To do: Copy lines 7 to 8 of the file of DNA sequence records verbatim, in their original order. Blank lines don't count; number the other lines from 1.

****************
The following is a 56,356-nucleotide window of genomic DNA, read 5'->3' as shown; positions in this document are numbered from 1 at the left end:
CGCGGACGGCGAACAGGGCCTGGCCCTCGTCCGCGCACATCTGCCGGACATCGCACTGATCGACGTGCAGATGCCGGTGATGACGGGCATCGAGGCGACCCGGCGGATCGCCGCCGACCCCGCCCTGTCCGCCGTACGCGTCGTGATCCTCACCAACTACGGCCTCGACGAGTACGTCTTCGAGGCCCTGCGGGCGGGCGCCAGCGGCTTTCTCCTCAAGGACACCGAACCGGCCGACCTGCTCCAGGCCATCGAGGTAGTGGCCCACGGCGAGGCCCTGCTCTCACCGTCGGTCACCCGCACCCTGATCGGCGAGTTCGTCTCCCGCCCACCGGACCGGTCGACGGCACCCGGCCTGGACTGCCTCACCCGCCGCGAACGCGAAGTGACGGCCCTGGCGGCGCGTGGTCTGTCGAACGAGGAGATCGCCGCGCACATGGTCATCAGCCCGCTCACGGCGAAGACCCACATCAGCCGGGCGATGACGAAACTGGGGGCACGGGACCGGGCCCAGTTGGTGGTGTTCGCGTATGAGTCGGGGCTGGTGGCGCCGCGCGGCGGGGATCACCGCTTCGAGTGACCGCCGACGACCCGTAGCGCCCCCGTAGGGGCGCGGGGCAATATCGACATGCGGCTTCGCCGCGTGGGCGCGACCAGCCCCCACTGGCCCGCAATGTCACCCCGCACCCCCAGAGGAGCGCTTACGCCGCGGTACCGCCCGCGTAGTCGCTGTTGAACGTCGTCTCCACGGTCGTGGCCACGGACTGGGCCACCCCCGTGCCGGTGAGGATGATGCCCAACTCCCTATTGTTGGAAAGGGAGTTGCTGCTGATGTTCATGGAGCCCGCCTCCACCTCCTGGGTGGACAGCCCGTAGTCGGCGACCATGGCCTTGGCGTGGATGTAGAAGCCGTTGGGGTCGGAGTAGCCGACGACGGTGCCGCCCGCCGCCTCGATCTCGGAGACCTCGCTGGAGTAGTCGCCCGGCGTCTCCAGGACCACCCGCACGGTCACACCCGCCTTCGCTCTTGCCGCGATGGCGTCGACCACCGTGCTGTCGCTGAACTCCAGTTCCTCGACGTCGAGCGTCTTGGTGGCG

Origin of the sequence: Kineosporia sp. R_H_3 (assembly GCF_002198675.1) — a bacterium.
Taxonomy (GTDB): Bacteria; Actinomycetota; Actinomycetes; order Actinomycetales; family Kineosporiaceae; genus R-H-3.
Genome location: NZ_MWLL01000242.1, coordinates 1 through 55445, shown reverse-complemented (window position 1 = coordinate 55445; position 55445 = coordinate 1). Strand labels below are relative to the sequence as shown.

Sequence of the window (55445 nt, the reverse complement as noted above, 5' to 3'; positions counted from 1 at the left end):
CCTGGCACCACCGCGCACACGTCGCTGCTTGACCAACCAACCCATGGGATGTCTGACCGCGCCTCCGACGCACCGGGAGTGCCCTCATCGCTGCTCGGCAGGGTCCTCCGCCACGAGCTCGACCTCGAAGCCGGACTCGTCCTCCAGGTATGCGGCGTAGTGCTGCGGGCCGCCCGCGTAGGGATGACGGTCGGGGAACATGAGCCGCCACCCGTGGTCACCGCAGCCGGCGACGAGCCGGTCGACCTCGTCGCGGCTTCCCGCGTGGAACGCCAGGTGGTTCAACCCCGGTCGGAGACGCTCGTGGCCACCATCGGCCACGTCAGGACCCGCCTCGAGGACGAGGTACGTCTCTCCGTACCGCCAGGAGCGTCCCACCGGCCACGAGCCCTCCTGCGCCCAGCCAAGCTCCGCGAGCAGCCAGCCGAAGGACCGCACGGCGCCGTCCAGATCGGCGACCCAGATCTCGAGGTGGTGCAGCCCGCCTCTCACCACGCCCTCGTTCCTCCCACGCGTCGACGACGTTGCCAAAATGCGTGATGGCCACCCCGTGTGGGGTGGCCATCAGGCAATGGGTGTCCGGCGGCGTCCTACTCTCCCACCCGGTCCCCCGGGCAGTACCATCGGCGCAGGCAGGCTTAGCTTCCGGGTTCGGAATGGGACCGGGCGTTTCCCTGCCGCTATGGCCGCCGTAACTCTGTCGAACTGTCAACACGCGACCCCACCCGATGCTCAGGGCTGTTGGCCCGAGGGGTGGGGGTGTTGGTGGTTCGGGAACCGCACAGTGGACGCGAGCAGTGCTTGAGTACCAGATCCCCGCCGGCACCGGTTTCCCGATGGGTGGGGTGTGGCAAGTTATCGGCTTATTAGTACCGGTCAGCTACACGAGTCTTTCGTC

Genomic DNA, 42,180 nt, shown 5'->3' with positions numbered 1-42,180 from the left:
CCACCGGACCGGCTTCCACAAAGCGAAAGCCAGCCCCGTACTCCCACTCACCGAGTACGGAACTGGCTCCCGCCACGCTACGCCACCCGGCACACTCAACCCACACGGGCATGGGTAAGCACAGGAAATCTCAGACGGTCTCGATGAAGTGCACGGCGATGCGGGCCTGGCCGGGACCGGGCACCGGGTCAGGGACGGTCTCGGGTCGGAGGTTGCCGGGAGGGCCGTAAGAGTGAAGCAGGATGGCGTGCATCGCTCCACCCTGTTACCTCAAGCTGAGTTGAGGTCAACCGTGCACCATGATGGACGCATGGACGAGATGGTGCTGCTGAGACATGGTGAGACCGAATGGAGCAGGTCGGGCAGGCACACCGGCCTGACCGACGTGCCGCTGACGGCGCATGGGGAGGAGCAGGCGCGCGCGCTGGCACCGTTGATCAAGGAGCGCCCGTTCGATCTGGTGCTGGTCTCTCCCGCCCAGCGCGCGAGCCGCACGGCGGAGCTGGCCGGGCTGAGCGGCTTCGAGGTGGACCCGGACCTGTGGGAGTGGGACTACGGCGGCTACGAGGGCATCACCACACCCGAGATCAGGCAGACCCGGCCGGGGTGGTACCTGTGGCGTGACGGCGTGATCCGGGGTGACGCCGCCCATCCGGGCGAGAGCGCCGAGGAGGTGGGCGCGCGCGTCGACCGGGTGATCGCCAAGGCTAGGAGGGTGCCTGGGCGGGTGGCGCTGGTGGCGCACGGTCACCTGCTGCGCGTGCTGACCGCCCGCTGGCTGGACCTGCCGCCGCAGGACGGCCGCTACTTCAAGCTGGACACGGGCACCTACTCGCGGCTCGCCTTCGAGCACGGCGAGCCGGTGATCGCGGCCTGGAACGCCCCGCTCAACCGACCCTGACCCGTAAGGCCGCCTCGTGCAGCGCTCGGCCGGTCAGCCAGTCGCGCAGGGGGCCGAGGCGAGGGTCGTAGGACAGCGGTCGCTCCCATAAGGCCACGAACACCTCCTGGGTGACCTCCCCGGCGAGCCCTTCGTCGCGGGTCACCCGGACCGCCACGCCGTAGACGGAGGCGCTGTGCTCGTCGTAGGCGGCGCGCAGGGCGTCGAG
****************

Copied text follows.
CCTGGCACCACCGCGCACACGTCGCTGCTTGACCAACCAACCCATGGGATGTCTGACCGCGCCTCCGACGCACCGGGAGTGCCCTCATCGCTGCTCGGCAGGGTCCTCCGCCACGAGCTCGACCTCGAAGCCGGACTCGTCCTCCAGGTATGCGGCGTAGTGCTGCGGGCCGCCCGCGTAGGGATGACGGTCGGGGAACATGAGCCGCCACCCGTGGTCACCGCAGCCGGCGACGAGCCGGTCGACCTCGTCGCGGCTTCCCGCGTGGAACGCCAGGTGGTTCAACCCCGGTCGGAGACGCTCGTGGCCACCATCGGCCACGTCAGGACCCGCCTCGAGGACGAGGTACGTCTCTCCGTACCGCCAGGAGCGTCCCACCGGCCACGAGCCCTCCTGCGCCCAGCCAAGCTCCGCGAGCAGCCAGCCGAAGGACCGCACGGCGCCGTCCAGATCGGCGACCCAGATCTCGAGGTGGTGCAGCCCGCCTCTCACCACGCCCTCGTTCCTCCCACGCGTCGACGACGTTGCCAAAATGCGTGATGGCCACCCCGTGTGGGGTGGCCATCAGGCAATGGGTGTCCGGCGGCGTCCTACTCTCCCACCCGGTCCCCCGGGCAGTACCATCGGCGCAGGCAGGCTTAGCTTCCGGGTTCGGAATGGGACCGGGCGTTTCCCTGCCGCTATGGCCGCCGTAACTCTGTCGAACTGTCAACACGCGACCCCACCCGATGCTCAGGGCTGTTGGCCCGAGGGGTGGGGGTGTTGGTGGTTCGGGAACCGCACAGTGGACGCGAGCAGTGCTTGAGTACCAGATCCCCGCCGGCACCGGTTTCCCGATGGGTGGGGTGTGGCAAGTTATCGGCTTATTAGTACCGGTCAGCTACACGAGTCTTTCGTC

Genomic DNA, 42,180 nt, shown 5'->3' with positions numbered 1-42,180 from the left: